As Congress reflects on its success in passing the First Step Act at the end of 2018, it must look toward ways to build on the existing momentum. The First Step Act was constructed to shift our justice system toward ensuring that we are incarcerating the right people for the right amount of time and that while people are incarcerated, our correctional system is using resources wisely to rehabilitate inmates. It makes steps toward reentry initiatives following incarceration by reauthorizing the Second Chance Act but leaves much still to be done in the space of breaking down barriers to reentry to allow rehabilitated inmates to be successful in society.
The difficulties of the criminal justice system do not end the moment that a rehabilitated inmate completes his or her sentence and returns to society. In fact, many of the challenges still loom large. From trouble obtaining housing and educational opportunities to rejections from employment opportunities often based solely on the presence of a criminal record, the barriers to reentry are seemingly limitless. It is incumbent upon lawmakers to ease this burden in a smart manner wherever and however possible.
It is no secret that the impact of a criminal record follows former offenders for life, no matter how hard they have worked to reform themselves and become model citizens after incarceration. It is similarly well-known and researched that one particularly large impediment to successful inmate reentry is difficulty obtaining stable employment following incarceration.
Although the First Step Act did not engage heavily in this question, there is ample momentum and appetite to seek a second step for criminal justice and pursue reentry reforms as part of this effort. President Trump dedicated a full five minutes to criminal justice reform during his State of the Union address earlier this month, highlighting the powerful stories of Alice Marie Johnson and Matthew Charles. Fortunately, reentry initiatives, especially those focused on reasonably mitigating the impact of criminal records for certain offenders, have been in legislative form for some years now, and are ripe for the 116th Congress to pick up and pass.
Among bipartisan legislative proposals to advance this goal are the Fair Chance Act, the Renew Act, the REDEEM Act, and the Clean Slate Act. All of these bills are aimed at mitigating the lingering and detrimental effects of a criminal record, that often result in an arbitrary denial for housing, education, and employment post-incarceration, no matter the transformation or rehabilitation that an offender has experienced.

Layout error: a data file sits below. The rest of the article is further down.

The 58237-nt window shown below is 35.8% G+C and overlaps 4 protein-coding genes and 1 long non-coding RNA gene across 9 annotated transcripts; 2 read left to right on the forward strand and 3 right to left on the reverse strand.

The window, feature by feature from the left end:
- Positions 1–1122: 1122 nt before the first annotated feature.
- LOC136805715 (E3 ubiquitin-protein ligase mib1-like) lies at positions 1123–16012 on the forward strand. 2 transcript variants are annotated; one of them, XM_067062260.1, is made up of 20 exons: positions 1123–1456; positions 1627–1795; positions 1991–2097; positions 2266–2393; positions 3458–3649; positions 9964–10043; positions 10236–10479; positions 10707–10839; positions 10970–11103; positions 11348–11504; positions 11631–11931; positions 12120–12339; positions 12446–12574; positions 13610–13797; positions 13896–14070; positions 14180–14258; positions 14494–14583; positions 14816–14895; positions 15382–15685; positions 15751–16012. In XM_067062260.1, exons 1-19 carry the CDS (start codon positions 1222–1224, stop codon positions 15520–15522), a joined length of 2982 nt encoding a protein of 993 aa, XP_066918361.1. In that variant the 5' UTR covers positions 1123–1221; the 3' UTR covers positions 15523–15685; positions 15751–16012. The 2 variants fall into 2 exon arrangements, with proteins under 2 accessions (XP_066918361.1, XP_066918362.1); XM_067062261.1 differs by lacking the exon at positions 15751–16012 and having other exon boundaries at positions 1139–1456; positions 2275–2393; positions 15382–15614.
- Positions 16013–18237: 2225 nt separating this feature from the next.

The Fair Chance Act, which has been reintroduced this Congress, takes a tailored approach to encourage better practices nationwide on openness to hiring individuals with criminal records, known as “ban the box.” It simply delays inquiries into criminal history for certain federal job applicants and federally contracted positions until the conditional offer stage of the hiring process. Such an approach as of September 2018 has been adopted by 33 states and more than 150 cities and counties, and the federal government could set a great example for the remaining states and localities should it employ this same approach.
The Renew Act, the REDEEM Act, and the Clean Slate Act from past congresses deal with expungement and/or record sealing, which allows qualifying formerly incarcerated people to move forward without the serious impediment of a lingering criminal record. All three are reasonable and apply to young and/or low-level offenses after a certain time period has elapsed. This type of common sense bipartisan measure can drastically improve one’s chances of not reoffending, as employment and other societal necessities are easier to obtain and keep.
By uniting around the common ideas of these proposals and bringing in new ideas to improve them, Congress can constructively build on the First Step Act. While it is absolutely essential to rehabilitate inmates while they are incarcerated, it is equally if not more important that these now well-qualified individuals are able to rejoin society as productive, taxpaying, law-abiding citizens.
As criminal justice champions in the House and Senate, advocates in the White House including President Trump, and the same voices of faith leaders, law enforcement, and policy experts negotiate a new package for the second step of federal criminal justice reform, addressing the burdensome impact of criminal records on successful reentry should be considered essential.